A bill to make permanent some of the measures introduced as an emergency response to the COVID-19 pandemic has been introduced to the Scottish Parliament.

Following last year's consultation, which attracted almost 3,000 responses, the Coronavirus (Recovery and Reform) (Scotland) Bill proposes changes in 30 areas which were modified by temporary provisions made under Scottish and UK coronavirus legislation.

In addition, there is a further temporary extension of some justice measures to assist the courts with clearing the backlog of cases arising from the pandemic.

The five substantive parts of the bill provide for:

  1. New powers to respond where there is a "serious and imminent threat" to public health, similar to temporary powers in the Scottish ministers to respond to the coronavirus pandemic, for example to impose “lockdown” restrictions. 
  2. Powers relating specifically to educational establishments such as schools, colleges and universities, school boarding and student accommodation, which could be used for example to restrict access to schools due to a public health emergency.
  3. Changes to a number of services, mainly relating to communicating electronically, including bankruptcy procedures, registration of births and deaths, alcohol and civic government licensing, submission of deeds to Registers of Scotland, requirements of writing, and interim payments of legal aid, as well as provisions affecting persons in police custody.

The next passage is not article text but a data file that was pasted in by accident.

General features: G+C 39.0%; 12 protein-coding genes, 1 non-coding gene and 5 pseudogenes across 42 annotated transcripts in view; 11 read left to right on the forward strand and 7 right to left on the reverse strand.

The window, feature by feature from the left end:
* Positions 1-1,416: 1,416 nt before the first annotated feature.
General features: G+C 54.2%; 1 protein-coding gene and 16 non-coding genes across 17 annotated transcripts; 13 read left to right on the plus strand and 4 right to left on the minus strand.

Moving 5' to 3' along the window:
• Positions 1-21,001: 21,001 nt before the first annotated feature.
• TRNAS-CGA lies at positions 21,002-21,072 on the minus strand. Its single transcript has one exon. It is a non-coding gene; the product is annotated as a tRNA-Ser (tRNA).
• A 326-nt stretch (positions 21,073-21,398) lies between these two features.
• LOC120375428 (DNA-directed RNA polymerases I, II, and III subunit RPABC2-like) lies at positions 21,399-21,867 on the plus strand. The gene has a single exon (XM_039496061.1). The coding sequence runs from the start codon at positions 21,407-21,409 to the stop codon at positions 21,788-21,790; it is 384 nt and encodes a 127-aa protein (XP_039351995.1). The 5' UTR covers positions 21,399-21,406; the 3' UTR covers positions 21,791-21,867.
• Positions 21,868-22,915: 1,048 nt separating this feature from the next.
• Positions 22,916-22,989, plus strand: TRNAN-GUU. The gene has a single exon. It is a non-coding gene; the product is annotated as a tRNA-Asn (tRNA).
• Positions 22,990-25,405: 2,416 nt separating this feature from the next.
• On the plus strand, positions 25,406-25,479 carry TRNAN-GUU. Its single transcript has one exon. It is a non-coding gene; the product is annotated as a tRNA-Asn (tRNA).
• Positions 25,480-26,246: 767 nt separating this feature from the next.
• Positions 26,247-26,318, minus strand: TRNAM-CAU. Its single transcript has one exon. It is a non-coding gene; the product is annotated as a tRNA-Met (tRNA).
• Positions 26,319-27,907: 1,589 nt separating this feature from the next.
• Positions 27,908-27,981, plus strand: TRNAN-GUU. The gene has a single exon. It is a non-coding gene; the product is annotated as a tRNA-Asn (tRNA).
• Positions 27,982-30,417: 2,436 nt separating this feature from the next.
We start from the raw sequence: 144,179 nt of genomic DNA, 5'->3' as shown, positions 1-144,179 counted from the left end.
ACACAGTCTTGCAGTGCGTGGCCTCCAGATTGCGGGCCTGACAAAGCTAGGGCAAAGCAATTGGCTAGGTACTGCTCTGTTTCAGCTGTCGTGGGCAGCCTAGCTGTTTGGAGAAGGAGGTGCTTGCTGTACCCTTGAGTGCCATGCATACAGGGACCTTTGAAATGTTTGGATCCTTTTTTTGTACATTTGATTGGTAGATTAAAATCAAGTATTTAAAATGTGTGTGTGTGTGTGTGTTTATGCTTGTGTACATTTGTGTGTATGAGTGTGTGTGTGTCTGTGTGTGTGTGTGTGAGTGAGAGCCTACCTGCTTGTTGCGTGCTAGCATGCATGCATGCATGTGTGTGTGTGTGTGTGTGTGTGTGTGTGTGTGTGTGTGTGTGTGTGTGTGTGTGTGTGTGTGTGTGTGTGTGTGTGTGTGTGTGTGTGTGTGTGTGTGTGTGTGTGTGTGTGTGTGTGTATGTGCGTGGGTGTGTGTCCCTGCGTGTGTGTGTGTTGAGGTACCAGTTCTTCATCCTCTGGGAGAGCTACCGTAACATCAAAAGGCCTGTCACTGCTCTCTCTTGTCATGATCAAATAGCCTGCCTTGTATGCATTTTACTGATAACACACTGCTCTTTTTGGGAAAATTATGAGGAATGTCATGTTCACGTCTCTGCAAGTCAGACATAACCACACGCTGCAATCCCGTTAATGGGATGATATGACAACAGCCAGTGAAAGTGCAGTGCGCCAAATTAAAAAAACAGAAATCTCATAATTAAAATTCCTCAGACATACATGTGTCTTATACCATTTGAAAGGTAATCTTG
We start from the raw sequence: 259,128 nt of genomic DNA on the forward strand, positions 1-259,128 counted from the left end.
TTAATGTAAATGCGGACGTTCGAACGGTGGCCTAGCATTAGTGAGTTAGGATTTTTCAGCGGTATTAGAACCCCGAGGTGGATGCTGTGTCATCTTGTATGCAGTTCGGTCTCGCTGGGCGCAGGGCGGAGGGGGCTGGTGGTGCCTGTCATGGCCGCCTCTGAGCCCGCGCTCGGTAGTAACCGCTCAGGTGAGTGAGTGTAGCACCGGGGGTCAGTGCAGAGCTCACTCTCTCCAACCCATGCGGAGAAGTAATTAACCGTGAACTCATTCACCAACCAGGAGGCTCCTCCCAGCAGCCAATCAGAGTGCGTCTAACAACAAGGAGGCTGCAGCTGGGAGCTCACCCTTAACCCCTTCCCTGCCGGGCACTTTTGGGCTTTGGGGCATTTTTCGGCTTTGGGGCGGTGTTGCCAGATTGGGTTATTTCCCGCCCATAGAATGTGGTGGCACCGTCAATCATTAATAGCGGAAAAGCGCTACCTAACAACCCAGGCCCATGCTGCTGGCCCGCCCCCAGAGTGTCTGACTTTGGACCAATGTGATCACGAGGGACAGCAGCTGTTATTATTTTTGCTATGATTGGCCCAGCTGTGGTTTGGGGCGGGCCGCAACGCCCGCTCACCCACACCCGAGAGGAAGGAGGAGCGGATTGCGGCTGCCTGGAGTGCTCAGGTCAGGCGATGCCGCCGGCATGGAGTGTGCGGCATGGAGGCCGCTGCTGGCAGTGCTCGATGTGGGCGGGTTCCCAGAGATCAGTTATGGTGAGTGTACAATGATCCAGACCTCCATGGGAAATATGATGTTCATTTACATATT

4. Mandatory eviction grounds for private rented sector tenancies changing to discretionary, with eviction able to be granted where a tribunal considers it reasonable. The bill also sets up a pre-action protocol which landlords can follow before starting eviction proceedings; whether landlords have followed this protocol will be considered by a court in deciding whether to order an eviction in cases of late or non-payment of rent.
  5. Some of the changes to the justice system, currently set to expire in September 2022, to be continued until November 2023, with power to ministers to extend this by regulations to November 2024 and beyond to November 2025. These include provisions covering time limits and prevention of delay in trials, fiscal fines, and national jurisdiction of sheriff courts form callings from custody.

Deputy First Minister and COVID Recovery Secretary John Swinney commented:

"Scottish ministers have already removed many of the temporary measures that supported our response to the pandemic, which are no longer needed.

"However, we believe those pragmatic reforms that have delivered demonstrable benefit to the people of Scotland should continue. Whilst it has been incredibly disruptive, the urgency of the pandemic has driven the pace of digital adoption, and in some cases more efficient ways of working, and better service to the public."

Click here to access the bill and related papers.